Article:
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Kang: An anti-war movement is more urgent now than ever

William Kang, Op-Ed Contributor

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Recently the threat of war has, like an ominous storm cloud, smothered us with fear. The war machine that we have seen ravage other countries like Vietnam, Iraq and Afghanistan has only grown with the Trump administration’s foreign policy. In the last couple of weeks, we have seen President Donald Trump order missile strikes on a Syrian airbase in response to a chemical attack, heightening tensions not only with Syria but also with its allies in Russia and Iran. And if this wasn’t already bad enough, the Trump administration has been beating the drums of war in the Korean Peninsula, threatening military action against the North Korean government’s nuclear weapons testing program.

Though these regimes may have questionable policies, it is important to remember that American warmongering can never solve other countries’ problems. The time has come to build an effective, comprehensive and working anti-war movement both throughout Northwestern’s campus and the entire country. The threat of war is something that concerns me not only because of how many innocent lives would suffer, but also because it directly endangers the people in my own life. Many Korean students take two years off school for mandatory military service in South Korea. A Korean war would send them directly to the front lines and put them in serious danger. As a second generation Korean American, I know much of my family will be put in immediate danger if major cities and towns turn into battlefields. Though I don’t live in Korea myself, it is the land my parents grew up in and the nation whose culture and language are central to my life, and as of late I am concerned for its safety.

Contrary to what politicians and media may say, American intervention is hardly positive. We are often told that the U.S. military was sent abroad to another country — which most Americans can’t even point to on a map — for “humanitarian reasons,” or to play the role of the world police. We see images of starving North Korean children, putting fear into the hearts of American citizens and a desire to “liberate” the North Koreans, but we brokered the deal with the Soviet Union that divided the Korean Peninsula in the first place.

Throwing bombs at a problem never solves anything. It has only created more resentment, conflict and destruction abroad, not to mention the great irony behind U.S. criticisms of other regimes despite our own countless problems. While we chastise authoritarian regimes for brutalizing ethnic minorities in their countries, our police beats and murders black and brown people constantly. While we criticize countries like Russia or Saudi Arabia for disenfranchising queer people, we have queer, undocumented people in detention centers and people in prison fearing abuse. Many say we are at the brink of direct conflict with North Korea over a nuclear weapons program, but we are the only country that has ever used nuclear weapons in war. Our saber-rattling not only expands the profits of corporations and politicians, but it also distracts from issues here. Historically, these military interventions have disproportionately caused people of lower socioeconomic status and people of color in America to go abroad and fight innocent people.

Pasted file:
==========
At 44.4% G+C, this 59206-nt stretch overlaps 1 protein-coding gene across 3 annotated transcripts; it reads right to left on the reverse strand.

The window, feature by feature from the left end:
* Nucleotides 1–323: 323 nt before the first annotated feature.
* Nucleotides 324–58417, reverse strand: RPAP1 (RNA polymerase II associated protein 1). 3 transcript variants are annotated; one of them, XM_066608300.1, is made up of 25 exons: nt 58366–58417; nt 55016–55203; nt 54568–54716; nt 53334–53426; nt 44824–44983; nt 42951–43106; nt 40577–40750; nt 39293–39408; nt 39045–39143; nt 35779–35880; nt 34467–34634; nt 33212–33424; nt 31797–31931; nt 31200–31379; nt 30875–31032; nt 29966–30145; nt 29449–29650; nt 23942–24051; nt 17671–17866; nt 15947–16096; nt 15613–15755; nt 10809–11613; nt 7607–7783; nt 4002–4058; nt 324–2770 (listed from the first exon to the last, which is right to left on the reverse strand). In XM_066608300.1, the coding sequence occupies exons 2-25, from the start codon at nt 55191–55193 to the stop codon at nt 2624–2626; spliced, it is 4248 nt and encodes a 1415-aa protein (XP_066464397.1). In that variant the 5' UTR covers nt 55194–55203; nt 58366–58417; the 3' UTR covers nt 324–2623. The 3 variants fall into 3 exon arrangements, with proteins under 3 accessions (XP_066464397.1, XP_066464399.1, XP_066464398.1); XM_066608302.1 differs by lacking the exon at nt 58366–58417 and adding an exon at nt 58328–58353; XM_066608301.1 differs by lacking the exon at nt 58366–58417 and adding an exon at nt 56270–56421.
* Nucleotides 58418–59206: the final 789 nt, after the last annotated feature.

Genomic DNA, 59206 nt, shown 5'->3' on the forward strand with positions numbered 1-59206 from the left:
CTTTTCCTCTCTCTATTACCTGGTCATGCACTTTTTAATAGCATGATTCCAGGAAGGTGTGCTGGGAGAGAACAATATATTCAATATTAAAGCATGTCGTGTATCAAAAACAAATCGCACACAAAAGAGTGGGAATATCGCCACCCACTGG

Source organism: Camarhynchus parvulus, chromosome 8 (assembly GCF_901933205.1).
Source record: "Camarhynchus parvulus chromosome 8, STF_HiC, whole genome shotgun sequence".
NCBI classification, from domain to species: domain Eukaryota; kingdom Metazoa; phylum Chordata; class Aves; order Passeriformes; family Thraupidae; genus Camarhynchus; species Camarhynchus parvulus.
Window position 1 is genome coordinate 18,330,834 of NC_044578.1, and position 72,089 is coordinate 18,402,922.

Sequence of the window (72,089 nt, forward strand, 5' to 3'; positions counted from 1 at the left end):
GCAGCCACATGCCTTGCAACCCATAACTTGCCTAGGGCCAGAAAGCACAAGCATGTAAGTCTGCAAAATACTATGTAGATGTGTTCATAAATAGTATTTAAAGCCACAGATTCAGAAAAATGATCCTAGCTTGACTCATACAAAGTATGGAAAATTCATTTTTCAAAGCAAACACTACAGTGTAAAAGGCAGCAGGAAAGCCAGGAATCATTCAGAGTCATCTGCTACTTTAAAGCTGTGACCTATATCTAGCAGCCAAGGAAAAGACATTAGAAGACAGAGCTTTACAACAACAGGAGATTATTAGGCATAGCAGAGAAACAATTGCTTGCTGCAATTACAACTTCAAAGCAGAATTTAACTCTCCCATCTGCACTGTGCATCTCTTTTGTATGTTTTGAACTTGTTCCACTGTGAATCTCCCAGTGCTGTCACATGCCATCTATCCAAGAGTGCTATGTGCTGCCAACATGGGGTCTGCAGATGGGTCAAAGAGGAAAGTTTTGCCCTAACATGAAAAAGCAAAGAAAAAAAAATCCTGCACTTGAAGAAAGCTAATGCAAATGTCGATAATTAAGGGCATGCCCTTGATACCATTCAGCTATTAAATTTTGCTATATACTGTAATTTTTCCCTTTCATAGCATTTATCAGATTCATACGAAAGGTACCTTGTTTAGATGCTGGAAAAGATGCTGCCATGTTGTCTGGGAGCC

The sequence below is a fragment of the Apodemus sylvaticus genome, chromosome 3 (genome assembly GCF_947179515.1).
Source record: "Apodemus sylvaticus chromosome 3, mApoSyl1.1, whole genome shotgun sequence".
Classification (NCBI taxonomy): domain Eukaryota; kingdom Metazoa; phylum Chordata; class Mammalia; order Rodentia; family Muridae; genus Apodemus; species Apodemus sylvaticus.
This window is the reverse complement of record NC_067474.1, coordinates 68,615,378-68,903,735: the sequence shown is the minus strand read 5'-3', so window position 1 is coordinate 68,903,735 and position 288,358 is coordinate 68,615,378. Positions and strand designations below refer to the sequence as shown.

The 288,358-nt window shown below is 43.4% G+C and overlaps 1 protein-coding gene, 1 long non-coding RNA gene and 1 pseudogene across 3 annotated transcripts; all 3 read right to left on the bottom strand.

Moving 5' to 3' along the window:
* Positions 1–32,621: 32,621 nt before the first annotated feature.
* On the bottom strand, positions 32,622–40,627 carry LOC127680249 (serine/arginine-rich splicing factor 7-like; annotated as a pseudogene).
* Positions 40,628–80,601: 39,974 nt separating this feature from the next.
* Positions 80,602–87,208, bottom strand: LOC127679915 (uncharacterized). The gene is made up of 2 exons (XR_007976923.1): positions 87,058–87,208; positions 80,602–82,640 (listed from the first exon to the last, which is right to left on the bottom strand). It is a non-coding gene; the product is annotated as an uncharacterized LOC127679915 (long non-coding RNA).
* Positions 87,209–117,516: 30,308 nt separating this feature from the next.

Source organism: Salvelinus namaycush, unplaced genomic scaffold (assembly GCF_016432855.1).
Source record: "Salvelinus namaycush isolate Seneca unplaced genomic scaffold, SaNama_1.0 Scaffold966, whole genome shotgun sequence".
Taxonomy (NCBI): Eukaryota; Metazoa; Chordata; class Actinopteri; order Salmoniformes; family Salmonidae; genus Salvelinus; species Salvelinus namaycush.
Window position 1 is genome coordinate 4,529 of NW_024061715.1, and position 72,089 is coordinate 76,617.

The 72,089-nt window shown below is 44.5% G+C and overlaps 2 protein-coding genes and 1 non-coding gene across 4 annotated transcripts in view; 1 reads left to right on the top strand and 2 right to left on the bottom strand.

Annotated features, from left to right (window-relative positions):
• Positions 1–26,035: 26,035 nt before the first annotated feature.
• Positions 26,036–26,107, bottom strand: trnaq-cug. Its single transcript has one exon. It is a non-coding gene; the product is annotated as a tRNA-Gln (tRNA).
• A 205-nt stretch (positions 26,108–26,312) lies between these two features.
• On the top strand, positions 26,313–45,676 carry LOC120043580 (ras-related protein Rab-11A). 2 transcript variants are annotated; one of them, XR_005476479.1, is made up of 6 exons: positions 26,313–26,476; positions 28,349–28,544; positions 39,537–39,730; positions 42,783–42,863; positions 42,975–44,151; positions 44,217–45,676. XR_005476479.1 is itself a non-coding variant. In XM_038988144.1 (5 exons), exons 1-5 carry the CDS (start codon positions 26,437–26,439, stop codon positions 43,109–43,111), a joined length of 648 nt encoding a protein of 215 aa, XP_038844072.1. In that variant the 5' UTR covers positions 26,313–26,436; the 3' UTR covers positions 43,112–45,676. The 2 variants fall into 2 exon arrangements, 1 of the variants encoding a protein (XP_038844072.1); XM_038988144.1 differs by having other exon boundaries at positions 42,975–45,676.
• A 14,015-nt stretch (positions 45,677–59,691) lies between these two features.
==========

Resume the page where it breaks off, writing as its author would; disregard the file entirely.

That being said, some may question what to do with threats of global war looming over us. I think that there is only one thing we can do: Get organized. Part of why Americans lost the Vietnam War was because people, especially disenfranchised people of color, realized that this war was not in their interests and organized against it. We need to start doing this now. Start talking to your friends, colleagues, partners and families. Start organizing around the banner of anti-imperialism and anti-war in your spaces. We must create an effective anti-war movement throughout the U.S. that is not only able to mobilize and protest quickly, but disrupt the war machine through civil disobedience and direct action. This is our only hope of survival, and the best we can do to stand in solidarity with all other oppressed peoples.

One possible way to set up the foundation of an anti-war movement on campus is by forming an organization adamantly opposed to war and the hawkish stances held by people in power. Another method would be to set up a coalition of various activist and cultural organizations to organize the campus against war. But frankly, one of the most important things I think is key to building an anti-war movement is dialogue. Talk to the people around you, and you would be surprised how many people find common ground with you. Make the idea of anti-war resistance an idea that crosses everyone’s minds. Whatever we do, we have to act and we have to act now.

William Kang is a Medill freshman. He can be contacted at [email protected]. If you would like to respond publicly to this column, send a Letter to the Editor to [email protected]. The views expressed in this piece do not necessarily reflect the views of all staff members of The Daily Northwestern.

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